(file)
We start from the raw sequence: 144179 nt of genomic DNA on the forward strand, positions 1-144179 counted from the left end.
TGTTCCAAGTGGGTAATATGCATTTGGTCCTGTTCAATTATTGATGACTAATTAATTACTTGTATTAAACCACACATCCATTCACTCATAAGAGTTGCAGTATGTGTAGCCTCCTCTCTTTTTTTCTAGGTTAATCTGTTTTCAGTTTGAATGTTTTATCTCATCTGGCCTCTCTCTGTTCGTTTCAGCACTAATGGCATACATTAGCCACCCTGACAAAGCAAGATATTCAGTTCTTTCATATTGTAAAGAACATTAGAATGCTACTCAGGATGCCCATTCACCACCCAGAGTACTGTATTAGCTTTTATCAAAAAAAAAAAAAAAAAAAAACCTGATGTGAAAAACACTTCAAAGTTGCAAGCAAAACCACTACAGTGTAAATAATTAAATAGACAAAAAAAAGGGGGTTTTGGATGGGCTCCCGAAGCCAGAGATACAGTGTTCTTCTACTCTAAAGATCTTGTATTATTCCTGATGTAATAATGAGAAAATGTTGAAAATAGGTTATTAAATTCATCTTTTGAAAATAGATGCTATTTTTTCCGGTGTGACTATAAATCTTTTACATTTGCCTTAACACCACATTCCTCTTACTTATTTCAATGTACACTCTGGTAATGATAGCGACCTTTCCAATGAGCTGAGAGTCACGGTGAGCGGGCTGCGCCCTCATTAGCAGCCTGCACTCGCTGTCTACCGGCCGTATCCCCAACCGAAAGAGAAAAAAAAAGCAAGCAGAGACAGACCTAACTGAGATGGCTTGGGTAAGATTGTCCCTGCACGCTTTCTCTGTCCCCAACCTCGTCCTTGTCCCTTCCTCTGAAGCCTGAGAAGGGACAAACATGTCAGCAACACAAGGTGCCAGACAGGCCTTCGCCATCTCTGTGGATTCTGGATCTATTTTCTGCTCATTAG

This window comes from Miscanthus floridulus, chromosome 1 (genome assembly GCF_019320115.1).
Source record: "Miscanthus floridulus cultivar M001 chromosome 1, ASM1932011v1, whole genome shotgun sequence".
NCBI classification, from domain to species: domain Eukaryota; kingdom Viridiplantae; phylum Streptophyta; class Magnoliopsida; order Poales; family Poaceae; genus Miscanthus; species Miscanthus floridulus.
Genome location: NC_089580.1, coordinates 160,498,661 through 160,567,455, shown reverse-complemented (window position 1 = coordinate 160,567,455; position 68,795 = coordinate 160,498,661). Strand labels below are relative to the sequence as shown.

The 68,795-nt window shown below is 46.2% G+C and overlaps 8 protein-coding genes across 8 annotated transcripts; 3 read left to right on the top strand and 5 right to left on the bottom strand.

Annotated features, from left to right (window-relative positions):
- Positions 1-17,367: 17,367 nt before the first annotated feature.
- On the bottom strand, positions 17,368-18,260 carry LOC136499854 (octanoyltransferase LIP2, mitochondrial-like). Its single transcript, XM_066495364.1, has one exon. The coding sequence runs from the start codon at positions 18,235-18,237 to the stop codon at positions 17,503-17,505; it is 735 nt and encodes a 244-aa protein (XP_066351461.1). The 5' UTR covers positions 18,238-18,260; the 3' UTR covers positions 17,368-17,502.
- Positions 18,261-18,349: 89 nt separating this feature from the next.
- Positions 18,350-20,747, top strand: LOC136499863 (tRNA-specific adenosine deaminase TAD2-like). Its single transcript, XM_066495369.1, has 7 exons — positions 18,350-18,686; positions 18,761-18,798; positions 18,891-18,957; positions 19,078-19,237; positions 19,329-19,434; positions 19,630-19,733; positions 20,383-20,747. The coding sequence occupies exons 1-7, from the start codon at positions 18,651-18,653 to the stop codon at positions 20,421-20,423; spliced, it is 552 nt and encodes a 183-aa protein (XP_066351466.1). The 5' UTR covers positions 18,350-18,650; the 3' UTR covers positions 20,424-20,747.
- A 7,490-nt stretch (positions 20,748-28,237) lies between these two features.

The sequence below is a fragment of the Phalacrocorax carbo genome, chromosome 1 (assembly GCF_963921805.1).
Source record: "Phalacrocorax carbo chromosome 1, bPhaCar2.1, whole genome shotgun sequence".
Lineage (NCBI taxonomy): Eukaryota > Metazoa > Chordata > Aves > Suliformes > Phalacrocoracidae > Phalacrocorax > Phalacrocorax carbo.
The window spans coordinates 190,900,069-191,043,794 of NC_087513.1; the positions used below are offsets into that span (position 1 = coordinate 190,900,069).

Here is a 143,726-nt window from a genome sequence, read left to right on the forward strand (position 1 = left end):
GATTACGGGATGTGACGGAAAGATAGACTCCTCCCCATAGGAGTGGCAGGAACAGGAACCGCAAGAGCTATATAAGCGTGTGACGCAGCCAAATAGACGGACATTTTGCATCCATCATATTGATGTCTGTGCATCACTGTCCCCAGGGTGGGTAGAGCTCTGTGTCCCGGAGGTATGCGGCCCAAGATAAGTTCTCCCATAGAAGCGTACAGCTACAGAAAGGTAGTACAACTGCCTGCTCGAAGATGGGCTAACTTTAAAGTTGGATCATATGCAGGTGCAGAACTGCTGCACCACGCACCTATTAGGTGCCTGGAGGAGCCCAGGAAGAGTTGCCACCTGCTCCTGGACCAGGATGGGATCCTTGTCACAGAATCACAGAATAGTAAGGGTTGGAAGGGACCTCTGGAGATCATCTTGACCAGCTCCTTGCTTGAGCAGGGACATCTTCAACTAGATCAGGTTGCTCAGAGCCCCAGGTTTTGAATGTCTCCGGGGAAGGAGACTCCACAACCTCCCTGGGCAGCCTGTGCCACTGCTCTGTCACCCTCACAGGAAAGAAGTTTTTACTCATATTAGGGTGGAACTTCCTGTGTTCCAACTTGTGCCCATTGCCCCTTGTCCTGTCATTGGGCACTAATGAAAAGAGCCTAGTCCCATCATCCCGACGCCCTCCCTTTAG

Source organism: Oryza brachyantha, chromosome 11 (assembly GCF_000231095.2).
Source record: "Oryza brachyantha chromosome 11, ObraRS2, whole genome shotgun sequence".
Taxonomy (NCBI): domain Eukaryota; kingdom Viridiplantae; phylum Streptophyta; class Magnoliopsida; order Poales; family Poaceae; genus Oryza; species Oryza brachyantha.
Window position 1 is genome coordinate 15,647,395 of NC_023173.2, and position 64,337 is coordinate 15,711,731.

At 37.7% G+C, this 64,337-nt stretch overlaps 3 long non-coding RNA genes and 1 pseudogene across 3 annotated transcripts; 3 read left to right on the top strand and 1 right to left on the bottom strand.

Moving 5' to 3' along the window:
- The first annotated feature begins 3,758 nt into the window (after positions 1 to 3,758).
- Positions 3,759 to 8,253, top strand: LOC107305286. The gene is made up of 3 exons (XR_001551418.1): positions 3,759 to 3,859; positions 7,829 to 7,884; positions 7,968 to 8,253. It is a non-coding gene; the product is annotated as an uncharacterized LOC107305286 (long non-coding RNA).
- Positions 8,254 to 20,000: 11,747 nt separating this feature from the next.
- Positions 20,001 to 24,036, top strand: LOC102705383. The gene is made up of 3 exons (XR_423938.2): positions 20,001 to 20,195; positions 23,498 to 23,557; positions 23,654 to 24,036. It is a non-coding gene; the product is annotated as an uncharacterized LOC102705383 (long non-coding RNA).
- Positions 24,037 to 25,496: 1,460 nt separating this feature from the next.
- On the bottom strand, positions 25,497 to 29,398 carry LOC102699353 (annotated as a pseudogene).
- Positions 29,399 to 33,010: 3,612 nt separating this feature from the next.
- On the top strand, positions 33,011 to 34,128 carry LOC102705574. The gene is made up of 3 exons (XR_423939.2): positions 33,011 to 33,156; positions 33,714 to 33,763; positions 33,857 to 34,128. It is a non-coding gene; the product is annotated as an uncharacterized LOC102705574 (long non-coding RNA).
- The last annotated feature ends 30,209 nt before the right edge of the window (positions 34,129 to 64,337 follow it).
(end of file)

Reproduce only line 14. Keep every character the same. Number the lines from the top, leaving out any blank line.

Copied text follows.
The sequence below is a fragment of the Phalacrocorax carbo genome, chromosome 1 (assembly GCF_963921805.1).